# Understanding Effective Annual Interest Rate concept

I am trying to understand the effective interest rate concept with an example. All I know about it is the following formula:

``````EAR = (1+r/n)^n -1 , where

n = number of periods
r = stated interest rate
``````

So in my example we have the following:

``````PV = 1000
Rate annually is 10%
``````

FV in two years would be

``````FV = PV(1+r)^n
= 1000(1+0.10)^2
= 1210
``````

Now if we change the problem to

``````What will be the FV if interest rate is compounded quarterly?
``````

If the rate is applied quarterly, then should I use the same formula but with n = 8 compounding periods for two years?

Given a nominal rate, `i = 10%` compounded quarterly, the quarterly rate can be found in two ways.

1. Directly by `q = i/4 = 2.5%`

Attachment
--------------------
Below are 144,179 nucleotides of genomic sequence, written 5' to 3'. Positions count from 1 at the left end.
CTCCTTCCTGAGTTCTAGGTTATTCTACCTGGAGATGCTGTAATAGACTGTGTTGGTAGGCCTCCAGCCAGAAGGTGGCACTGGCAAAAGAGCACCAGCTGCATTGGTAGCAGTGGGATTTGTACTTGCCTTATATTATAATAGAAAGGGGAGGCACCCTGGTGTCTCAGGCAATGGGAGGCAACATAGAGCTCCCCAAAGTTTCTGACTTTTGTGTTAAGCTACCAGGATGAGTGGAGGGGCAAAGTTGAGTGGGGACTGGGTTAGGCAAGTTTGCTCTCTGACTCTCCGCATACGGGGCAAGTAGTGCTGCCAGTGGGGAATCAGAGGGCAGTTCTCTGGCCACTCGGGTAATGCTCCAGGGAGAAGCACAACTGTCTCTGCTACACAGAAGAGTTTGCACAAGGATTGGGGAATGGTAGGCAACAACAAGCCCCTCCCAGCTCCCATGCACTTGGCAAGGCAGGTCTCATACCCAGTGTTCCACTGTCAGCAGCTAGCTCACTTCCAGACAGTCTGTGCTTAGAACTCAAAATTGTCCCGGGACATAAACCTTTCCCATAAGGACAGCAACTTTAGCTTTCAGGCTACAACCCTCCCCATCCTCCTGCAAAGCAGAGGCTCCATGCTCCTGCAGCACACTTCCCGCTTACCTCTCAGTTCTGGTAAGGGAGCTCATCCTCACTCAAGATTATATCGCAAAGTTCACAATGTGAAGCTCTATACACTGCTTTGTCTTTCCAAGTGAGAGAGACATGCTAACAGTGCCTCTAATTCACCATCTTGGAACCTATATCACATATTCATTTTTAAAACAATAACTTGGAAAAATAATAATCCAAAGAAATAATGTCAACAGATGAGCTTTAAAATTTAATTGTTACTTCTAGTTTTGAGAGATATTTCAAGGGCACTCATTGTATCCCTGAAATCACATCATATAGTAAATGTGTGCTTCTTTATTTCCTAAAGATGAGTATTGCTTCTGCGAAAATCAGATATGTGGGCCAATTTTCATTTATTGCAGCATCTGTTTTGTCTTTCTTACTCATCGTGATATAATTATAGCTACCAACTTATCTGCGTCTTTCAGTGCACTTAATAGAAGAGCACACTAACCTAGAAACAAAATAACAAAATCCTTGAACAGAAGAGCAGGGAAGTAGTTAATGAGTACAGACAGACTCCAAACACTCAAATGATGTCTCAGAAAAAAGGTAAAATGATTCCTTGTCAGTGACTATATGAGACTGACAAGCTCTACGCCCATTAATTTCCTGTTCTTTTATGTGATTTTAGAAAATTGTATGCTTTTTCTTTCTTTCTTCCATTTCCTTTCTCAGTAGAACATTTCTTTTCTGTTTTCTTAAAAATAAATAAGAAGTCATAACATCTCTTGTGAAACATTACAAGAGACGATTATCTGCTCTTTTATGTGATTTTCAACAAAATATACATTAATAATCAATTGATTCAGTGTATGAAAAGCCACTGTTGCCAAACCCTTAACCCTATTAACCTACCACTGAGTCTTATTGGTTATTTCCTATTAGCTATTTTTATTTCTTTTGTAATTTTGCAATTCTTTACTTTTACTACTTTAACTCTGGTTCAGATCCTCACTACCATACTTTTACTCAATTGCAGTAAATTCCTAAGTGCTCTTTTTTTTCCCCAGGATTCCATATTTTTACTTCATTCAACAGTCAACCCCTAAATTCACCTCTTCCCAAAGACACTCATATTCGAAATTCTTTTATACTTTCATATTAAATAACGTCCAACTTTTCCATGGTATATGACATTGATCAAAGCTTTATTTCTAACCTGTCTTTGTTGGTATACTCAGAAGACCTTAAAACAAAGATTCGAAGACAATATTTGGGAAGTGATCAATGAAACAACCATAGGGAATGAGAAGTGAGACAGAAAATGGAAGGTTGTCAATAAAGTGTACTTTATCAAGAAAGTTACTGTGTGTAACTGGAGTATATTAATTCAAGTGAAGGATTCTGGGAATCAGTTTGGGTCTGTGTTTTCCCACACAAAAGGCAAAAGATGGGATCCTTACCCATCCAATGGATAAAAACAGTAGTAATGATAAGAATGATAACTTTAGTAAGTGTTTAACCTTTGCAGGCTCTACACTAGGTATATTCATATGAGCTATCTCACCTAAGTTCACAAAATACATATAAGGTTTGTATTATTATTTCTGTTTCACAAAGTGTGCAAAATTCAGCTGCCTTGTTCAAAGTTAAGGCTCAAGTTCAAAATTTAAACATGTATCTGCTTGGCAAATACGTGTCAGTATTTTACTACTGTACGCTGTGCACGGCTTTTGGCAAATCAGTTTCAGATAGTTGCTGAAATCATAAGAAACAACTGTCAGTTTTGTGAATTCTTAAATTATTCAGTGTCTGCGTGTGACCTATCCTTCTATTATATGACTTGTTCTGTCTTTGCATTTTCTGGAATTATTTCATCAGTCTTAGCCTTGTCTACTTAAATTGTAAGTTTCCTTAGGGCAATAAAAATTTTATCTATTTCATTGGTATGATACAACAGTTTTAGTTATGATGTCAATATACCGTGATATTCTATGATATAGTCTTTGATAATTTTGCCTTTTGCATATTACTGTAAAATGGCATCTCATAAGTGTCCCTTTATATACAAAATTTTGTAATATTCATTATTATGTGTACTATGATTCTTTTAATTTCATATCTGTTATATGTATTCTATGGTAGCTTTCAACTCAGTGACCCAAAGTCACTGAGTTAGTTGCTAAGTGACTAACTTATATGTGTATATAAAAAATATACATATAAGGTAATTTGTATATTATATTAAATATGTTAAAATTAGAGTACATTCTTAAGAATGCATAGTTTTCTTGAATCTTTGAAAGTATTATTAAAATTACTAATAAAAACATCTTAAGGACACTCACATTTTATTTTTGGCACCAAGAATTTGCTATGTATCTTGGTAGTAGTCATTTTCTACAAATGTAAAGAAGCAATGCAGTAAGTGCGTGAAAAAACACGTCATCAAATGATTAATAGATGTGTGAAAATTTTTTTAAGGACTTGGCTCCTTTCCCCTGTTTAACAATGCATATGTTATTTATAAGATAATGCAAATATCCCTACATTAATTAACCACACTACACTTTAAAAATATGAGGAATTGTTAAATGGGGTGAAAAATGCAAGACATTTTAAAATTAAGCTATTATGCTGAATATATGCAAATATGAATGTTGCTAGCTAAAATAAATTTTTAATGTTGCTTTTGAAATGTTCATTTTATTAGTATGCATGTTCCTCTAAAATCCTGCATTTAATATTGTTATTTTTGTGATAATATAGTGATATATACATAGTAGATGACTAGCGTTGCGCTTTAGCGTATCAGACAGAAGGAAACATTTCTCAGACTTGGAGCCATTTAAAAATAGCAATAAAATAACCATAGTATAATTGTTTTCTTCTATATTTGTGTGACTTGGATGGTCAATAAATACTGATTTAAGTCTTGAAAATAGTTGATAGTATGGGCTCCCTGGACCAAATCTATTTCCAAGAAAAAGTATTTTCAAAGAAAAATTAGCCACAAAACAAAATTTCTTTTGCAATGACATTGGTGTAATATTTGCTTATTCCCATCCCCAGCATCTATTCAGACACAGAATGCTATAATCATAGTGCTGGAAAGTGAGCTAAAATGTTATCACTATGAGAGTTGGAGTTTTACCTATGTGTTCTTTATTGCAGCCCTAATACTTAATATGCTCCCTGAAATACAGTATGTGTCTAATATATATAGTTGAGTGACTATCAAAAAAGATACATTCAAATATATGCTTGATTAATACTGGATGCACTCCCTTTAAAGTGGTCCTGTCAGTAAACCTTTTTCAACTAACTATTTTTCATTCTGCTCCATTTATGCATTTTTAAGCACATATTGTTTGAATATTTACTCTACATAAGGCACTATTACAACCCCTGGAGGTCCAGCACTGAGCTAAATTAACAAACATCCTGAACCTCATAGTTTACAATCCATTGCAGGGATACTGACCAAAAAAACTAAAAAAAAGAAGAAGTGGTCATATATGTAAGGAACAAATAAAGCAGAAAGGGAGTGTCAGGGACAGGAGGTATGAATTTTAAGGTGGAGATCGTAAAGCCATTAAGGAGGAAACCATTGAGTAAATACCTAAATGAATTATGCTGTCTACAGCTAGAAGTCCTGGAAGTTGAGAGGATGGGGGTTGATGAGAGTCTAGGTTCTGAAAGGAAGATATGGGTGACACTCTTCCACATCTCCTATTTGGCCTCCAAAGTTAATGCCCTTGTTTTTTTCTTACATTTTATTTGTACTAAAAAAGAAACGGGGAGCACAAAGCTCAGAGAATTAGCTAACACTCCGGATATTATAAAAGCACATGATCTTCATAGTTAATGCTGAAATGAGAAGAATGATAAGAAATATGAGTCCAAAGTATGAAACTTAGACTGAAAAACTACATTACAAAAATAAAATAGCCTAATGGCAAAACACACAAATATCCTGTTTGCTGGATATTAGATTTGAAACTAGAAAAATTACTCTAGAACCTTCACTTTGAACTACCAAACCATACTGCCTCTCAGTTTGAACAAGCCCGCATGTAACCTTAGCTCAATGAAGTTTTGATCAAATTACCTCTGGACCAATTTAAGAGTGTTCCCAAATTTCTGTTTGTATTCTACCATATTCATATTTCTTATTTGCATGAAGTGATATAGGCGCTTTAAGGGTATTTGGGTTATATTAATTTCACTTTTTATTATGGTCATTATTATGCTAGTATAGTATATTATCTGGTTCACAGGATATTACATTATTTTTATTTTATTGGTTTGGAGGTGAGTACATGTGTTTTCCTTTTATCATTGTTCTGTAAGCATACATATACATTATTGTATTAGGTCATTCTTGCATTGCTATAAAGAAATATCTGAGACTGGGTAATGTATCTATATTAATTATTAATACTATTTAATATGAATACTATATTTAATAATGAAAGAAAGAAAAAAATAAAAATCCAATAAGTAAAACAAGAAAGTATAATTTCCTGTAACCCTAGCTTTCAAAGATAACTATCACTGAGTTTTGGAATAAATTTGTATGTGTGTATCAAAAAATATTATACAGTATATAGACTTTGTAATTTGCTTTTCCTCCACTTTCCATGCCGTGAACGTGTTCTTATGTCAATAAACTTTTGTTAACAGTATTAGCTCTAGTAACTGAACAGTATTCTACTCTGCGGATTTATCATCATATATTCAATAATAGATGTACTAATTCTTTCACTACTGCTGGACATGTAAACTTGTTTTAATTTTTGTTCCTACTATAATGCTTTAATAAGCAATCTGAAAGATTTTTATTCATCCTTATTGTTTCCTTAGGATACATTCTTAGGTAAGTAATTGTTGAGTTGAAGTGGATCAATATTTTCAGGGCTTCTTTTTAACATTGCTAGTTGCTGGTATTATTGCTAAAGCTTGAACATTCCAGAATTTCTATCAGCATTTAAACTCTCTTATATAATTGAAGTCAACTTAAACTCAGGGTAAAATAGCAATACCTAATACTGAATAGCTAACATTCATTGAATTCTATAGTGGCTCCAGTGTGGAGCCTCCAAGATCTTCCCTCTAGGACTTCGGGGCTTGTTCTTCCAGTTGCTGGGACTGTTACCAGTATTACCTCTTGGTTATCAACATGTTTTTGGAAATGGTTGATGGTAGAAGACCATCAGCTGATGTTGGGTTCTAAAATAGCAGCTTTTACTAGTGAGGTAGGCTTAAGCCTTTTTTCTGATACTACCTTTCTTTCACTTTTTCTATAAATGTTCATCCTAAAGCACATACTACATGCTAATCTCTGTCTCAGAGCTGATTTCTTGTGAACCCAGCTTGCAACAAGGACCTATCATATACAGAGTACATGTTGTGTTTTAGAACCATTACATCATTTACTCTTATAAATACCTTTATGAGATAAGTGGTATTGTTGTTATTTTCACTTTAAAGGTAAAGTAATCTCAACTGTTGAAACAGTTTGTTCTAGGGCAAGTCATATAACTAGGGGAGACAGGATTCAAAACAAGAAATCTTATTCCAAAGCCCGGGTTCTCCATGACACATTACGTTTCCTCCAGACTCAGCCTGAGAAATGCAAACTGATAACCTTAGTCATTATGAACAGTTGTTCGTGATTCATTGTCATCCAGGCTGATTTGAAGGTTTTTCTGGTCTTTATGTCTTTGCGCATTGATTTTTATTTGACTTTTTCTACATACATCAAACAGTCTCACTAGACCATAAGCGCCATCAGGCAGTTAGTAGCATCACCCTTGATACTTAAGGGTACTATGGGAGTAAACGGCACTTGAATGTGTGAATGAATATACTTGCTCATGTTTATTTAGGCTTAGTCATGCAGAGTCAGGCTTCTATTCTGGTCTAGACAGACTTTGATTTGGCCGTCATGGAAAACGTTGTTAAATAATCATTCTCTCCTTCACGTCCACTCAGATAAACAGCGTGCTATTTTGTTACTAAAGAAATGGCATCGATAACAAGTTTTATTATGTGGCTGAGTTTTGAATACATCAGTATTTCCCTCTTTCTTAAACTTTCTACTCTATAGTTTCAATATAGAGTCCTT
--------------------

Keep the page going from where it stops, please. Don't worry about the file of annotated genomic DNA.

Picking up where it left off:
or 2. via the effective annual rate* :-

``````ear = (1 + i/4)^4 - 1 = 0.103813 = 10.3813 %
q = (1 + ear)^(1/4) - 1 = 0.025 = 2.5 %
``````

The amount accumulated in two years can be calculated using the quarterly rate or the EAR :-

1. `1000 (1 + q)^8 = 1218.4`

2. `1000 (1 + ear)^2 = 1218.4`

If, on the other hand, the effective annual rate is 10%

``````ear = 0.1
fv = 1000 (1 + ear)^2 = 1210
``````

then the quarterly rate will be

``````q = (1 + ear)^(1/4) - 1 = 0.02411 = 2.411 %

fv = 1000 (1 + q)^8 = 1210
``````

and the nominal rate compounded quarterly `i = 4 * q = 0.09645 = 9.645 %`